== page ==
The turrets were designed to mount the 8.8 cm KwK 43 L/71 gun. Combined with the Turmzielfernrohr 9d (German "turret telescopic sight") monocular sight by Leitz, which all but a few early Tiger IIs used, it was a very accurate and deadly weapon. During practice, the estimated probability of a first-round hit on a 2 m (6 ft 7 in) high, 2.5 m (8 ft 2 in) wide target was 100 percent at 1,000 m (0.62 mi), 95–97 percent at 1,500 m (0.93 mi) and 85–87 percent at 2,000 m (1.2 mi), depending on ammunition type. Recorded combat performance was lower, but still over 80 percent at 1,000 m, in the 60s at 1,500 m and the 40s at 2,000 m. Penetration of armoured plate inclined at 30 degrees was 202 and 132 mm (8.0 and 5.2 in) at 100 m (110 yd) and 2,000 m (1.2 mi) respectively for the Panzergranate 39/43 projectile (PzGr—armour-piercing shell), and 238 and 153 mm (9.4 and 6.0 in) for the PzGr. 40/43 projectile between the same ranges. The Sprenggranate 43 (SpGr) high-explosive round was available for soft targets, or the Hohlgranate or Hohlgeschoss 39 (HlGr—HEAT or High-explosive anti-tank warhead) round, which had 90 mm (3.5 in) penetration at any range, could be used as a dual-purpose munition against soft or armoured targets. [20]

Powered turret traverse was provided by the variable speed Boehringer-Sturm L4S hydraulic motor, which was driven from the main engine by a secondary drive shaft. A high and a low speed setting was available to the gunner via a lever on his right. The turret could be rotated 360 degrees at 6º/second in low gear independent of engine rpm, at 19º/second — the same as with the Tiger I — with the high speed setting and engine at 2000 rpm, and over 36º/second at the maximum allowable engine speed of 3000 rpm.[ citation needed ] The direction and speed of traverse were controlled by the gunner through foot pedals, or a control lever near his left arm. If power was lost, such as when the tank ran out of fuel, the turret could be slowly traversed by hand, assisted by the loader who had an additional wheel, which could manually rotate the turret at a rate of one-half a degree per each revolution of the hand crank (i.e. 20° turret rotation required 40 full cranks of the handwheel, and to turn the turret a full 360° the gunner would be required to crank the handwheel 720 full revolutions).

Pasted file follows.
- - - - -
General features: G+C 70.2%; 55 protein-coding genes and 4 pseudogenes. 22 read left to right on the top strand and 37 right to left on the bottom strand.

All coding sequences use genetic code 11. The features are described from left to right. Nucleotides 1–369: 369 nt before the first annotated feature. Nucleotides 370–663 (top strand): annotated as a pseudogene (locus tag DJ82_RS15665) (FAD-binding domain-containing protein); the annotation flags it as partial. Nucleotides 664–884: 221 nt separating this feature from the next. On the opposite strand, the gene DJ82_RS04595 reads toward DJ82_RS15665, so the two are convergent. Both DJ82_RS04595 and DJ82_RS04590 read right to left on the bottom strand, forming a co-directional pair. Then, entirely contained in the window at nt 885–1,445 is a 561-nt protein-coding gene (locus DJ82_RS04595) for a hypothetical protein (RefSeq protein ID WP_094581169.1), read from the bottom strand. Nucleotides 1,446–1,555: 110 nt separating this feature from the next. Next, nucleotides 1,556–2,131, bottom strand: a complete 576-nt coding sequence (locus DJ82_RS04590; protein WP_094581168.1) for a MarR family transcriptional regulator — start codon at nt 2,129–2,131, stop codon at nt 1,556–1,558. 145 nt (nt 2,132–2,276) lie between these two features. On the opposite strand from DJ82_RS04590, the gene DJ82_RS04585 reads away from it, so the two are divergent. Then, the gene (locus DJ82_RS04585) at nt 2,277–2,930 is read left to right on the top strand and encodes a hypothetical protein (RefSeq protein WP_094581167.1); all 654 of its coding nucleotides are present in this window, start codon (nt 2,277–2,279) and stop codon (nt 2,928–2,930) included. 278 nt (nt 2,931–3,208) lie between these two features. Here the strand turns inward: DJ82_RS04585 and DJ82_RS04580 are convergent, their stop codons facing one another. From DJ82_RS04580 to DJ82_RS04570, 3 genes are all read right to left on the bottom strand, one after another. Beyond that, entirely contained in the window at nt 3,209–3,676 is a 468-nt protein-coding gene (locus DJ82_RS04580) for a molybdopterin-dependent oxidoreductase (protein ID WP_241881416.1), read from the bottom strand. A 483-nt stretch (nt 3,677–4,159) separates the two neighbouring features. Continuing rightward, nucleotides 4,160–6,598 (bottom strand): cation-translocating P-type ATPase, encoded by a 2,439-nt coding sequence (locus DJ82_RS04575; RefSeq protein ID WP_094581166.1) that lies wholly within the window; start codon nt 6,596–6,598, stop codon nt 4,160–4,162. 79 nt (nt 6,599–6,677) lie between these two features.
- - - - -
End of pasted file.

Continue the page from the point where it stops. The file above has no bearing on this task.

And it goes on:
Rear view showing dual exhausts Tiger II mg 7802.jpg
Rear view showing dual exhausts

Like all German tanks, the Tiger II had a petrol engine; in this case the same 700 PS (690 hp, 515 kW) V-12 Maybach HL 230 P30 which powered the much lighter Panther and Tiger I tanks. The Tiger II was under-powered, like many other heavy tanks of World War II, and consumed a lot of fuel, which was in short supply for the Germans. The transmission was the Maybach OLVAR EG 40 12 16 Model B, giving eight forward gears and four reverse, which drove the steering gear. This was the Henschel L 801, a double radius design which proved susceptible to failure. Transverse torsion bar suspension supported the hull on nine axles per side. Overlapped 800 mm (31 in) diameter road wheels with rubber cushions and steel tyres rode inside the tracks. [21]

Like the Tiger I, each tank was issued with two sets of tracks: a normal "battle track" and a narrower "transport" version used during rail movement. The transport tracks reduced the overall width of the load and could be used to drive the tank short distances on firm ground. The crew were expected to change to normal battle tracks as soon as the tank was unloaded. Ground pressure was 0.76 kg/cm2 (10.8 psi). [22]